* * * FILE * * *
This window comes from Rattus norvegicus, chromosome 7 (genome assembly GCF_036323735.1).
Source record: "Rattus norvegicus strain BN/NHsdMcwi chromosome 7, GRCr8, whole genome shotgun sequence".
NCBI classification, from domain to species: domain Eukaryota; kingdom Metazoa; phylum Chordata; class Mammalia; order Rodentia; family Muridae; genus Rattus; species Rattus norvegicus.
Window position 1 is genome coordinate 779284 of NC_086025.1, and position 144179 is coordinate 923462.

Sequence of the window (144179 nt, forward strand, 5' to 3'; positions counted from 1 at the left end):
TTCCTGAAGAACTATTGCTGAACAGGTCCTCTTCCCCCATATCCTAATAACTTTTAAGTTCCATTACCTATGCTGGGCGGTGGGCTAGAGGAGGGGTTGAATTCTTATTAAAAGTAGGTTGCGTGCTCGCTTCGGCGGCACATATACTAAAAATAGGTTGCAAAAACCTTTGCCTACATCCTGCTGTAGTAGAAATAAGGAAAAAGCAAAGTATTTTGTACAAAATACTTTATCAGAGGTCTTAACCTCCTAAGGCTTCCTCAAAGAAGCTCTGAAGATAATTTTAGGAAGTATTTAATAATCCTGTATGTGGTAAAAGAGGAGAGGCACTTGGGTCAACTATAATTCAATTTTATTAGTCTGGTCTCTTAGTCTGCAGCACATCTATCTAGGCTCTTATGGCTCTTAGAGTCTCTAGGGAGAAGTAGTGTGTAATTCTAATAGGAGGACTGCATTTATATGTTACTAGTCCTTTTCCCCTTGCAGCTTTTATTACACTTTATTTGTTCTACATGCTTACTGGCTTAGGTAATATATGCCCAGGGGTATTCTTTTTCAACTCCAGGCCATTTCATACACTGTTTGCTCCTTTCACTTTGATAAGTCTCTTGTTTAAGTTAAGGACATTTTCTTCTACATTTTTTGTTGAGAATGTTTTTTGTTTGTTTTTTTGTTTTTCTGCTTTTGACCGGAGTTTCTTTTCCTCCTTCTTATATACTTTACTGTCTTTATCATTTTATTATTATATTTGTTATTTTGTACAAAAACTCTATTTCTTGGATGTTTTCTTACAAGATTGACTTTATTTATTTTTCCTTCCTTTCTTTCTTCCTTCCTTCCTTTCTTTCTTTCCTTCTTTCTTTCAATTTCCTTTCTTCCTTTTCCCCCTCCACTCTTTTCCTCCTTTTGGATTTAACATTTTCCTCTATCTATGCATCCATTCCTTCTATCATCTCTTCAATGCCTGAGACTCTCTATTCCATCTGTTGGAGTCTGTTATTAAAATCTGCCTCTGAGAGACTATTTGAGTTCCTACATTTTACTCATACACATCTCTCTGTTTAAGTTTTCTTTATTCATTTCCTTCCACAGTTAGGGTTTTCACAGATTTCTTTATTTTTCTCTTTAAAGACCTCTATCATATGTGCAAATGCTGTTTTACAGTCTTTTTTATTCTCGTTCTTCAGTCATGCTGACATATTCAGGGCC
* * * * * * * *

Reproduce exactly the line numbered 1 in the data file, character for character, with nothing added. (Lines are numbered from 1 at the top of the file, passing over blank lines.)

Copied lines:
This window comes from Rattus norvegicus, chromosome 7 (genome assembly GCF_036323735.1).